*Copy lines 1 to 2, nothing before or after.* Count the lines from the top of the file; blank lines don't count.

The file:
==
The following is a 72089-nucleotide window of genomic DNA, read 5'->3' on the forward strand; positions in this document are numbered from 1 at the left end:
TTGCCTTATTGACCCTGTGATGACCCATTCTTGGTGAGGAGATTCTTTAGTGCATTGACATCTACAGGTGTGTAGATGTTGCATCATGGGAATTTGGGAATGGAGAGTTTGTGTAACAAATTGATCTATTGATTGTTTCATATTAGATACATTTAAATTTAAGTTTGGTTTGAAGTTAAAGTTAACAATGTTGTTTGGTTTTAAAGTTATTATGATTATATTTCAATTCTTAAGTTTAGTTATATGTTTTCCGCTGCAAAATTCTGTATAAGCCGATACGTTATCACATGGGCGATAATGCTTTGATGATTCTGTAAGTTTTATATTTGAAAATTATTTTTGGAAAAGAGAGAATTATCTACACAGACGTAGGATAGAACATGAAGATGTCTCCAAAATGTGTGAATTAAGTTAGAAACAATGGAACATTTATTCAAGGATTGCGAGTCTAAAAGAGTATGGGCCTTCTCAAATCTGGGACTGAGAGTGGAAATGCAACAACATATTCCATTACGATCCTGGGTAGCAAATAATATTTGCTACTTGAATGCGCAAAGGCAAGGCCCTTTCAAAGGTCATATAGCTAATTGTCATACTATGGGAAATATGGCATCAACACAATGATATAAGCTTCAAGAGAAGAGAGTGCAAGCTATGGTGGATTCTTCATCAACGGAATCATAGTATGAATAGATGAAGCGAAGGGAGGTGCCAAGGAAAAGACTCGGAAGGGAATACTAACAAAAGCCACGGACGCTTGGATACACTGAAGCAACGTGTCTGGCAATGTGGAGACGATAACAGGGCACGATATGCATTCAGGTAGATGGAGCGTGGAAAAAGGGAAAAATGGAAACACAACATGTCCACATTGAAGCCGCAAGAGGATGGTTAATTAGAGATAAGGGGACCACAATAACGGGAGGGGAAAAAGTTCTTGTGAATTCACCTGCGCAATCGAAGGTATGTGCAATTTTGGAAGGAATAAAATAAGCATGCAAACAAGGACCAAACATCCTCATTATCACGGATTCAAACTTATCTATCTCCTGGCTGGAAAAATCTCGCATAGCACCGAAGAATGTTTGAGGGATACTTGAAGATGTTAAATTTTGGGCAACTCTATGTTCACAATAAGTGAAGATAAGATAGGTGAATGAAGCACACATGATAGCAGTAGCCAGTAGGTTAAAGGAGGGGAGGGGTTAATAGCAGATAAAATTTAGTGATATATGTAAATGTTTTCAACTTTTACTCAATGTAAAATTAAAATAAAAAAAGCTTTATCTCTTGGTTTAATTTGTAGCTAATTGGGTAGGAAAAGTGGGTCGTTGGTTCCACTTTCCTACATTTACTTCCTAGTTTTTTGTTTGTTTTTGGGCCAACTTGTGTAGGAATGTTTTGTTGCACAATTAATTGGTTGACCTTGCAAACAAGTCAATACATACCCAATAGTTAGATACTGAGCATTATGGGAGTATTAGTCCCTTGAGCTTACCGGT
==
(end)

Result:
The following is a 72089-nucleotide window of genomic DNA, read 5'->3' on the forward strand; positions in this document are numbered from 1 at the left end:
TTGCCTTATTGACCCTGTGATGACCCATTCTTGGTGAGGAGATTCTTTAGTGCATTGACATCTACAGGTGTGTAGATGTTGCATCATGGGAATTTGGGAATGGAGAGTTTGTGTAACAAATTGATCTATTGATTGTTTCATATTAGATACATTTAAATTTAAGTTTGGTTTGAAGTTAAAGTTAACAATGTTGTTTGGTTTTAAAGTTATTATGATTATATTTCAATTCTTAAGTTTAGTTATATGTTTTCCGCTGCAAAATTCTGTATAAGCCGATACGTTATCACATGGGCGATAATGCTTTGATGATTCTGTAAGTTTTATATTTGAAAATTATTTTTGGAAAAGAGAGAATTATCTACACAGACGTAGGATAGAACATGAAGATGTCTCCAAAATGTGTGAATTAAGTTAGAAACAATGGAACATTTATTCAAGGATTGCGAGTCTAAAAGAGTATGGGCCTTCTCAAATCTGGGACTGAGAGTGGAAATGCAACAACATATTCCATTACGATCCTGGGTAGCAAATAATATTTGCTACTTGAATGCGCAAAGGCAAGGCCCTTTCAAAGGTCATATAGCTAATTGTCATACTATGGGAAATATGGCATCAACACAATGATATAAGCTTCAAGAGAAGAGAGTGCAAGCTATGGTGGATTCTTCATCAACGGAATCATAGTATGAATAGATGAAGCGAAGGGAGGTGCCAAGGAAAAGACTCGGAAGGGAATACTAACAAAAGCCACGGACGCTTGGATACACTGAAGCAACGTGTCTGGCAATGTGGAGACGATAACAGGGCACGATATGCATTCAGGTAGATGGAGCGTGGAAAAAGGGAAAAATGGAAACACAACATGTCCACATTGAAGCCGCAAGAGGATGGTTAATTAGAGATAAGGGGACCACAATAACGGGAGGGGAAAAAGTTCTTGTGAATTCACCTGCGCAATCGAAGGTATGTGCAATTTTGGAAGGAATAAAATAAGCATGCAAACAAGGACCAAACATCCTCATTATCACGGATTCAAACTTATCTATCTCCTGGCTGGAAAAATCTCGCATAGCACCGAAGAATGTTTGAGGGATACTTGAAGATGTTAAATTTTGGGCAACTCTATGTTCACAATAAGTGAAGATAAGATAGGTGAATGAAGCACACATGATAGCAGTAGCCAGTAGGTTAAAGGAGGGGAGGGGTTAATAGCAGATAAAATTTAGTGATATATGTAAATGTTTTCAACTTTTACTCAATGTAAAATTAAAATAAAAAAAGCTTTATCTCTTGGTTTAATTTGTAGCTAATTGGGTAGGAAAAGTGGGTCGTTGGTTCCACTTTCCTACATTTACTTCCTAGTTTTTTGTTTGTTTTTGGGCCAACTTGTGTAGGAATGTTTTGTTGCACAATTAATTGGTTGACCTTGCAAACAAGTCAATACATACCCAATAGTTAGATACTGAGCATTATGGGAGTATTAGTCCCTTGAGCTTACCGGT